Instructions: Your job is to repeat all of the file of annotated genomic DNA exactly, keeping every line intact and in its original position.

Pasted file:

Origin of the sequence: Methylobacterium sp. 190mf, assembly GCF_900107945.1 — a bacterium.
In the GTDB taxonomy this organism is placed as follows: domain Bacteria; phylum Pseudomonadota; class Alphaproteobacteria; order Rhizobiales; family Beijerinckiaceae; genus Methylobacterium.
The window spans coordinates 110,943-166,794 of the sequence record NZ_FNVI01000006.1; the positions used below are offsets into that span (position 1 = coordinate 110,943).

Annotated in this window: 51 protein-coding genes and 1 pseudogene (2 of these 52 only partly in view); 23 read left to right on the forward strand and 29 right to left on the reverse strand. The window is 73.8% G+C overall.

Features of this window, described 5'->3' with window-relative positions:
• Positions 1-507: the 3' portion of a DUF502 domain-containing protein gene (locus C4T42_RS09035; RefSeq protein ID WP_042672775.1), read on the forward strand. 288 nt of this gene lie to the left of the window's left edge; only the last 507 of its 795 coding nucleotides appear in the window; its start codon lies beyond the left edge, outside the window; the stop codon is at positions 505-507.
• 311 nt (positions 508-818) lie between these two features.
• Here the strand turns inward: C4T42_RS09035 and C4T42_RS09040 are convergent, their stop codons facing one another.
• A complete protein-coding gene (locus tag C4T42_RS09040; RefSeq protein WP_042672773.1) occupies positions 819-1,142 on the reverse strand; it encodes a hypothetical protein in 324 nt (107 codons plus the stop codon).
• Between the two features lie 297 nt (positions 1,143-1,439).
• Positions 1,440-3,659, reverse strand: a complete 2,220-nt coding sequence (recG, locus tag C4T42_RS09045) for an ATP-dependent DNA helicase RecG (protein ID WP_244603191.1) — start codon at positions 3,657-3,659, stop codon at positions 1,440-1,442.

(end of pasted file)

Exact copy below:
Origin of the sequence: Methylobacterium sp. 190mf, assembly GCF_900107945.1 — a bacterium.
In the GTDB taxonomy this organism is placed as follows: domain Bacteria; phylum Pseudomonadota; class Alphaproteobacteria; order Rhizobiales; family Beijerinckiaceae; genus Methylobacterium.
The window spans coordinates 110,943-166,794 of the sequence record NZ_FNVI01000006.1; the positions used below are offsets into that span (position 1 = coordinate 110,943).

Annotated in this window: 51 protein-coding genes and 1 pseudogene (2 of these 52 only partly in view); 23 read left to right on the forward strand and 29 right to left on the reverse strand. The window is 73.8% G+C overall.

Features of this window, described 5'->3' with window-relative positions:
• Positions 1-507: the 3' portion of a DUF502 domain-containing protein gene (locus C4T42_RS09035; RefSeq protein ID WP_042672775.1), read on the forward strand. 288 nt of this gene lie to the left of the window's left edge; only the last 507 of its 795 coding nucleotides appear in the window; its start codon lies beyond the left edge, outside the window; the stop codon is at positions 505-507.
• 311 nt (positions 508-818) lie between these two features.
• Here the strand turns inward: C4T42_RS09035 and C4T42_RS09040 are convergent, their stop codons facing one another.
• A complete protein-coding gene (locus tag C4T42_RS09040; RefSeq protein WP_042672773.1) occupies positions 819-1,142 on the reverse strand; it encodes a hypothetical protein in 324 nt (107 codons plus the stop codon).
• Between the two features lie 297 nt (positions 1,143-1,439).
• Positions 1,440-3,659, reverse strand: a complete 2,220-nt coding sequence (recG, locus tag C4T42_RS09045) for an ATP-dependent DNA helicase RecG (protein ID WP_244603191.1) — start codon at positions 3,657-3,659, stop codon at positions 1,440-1,442.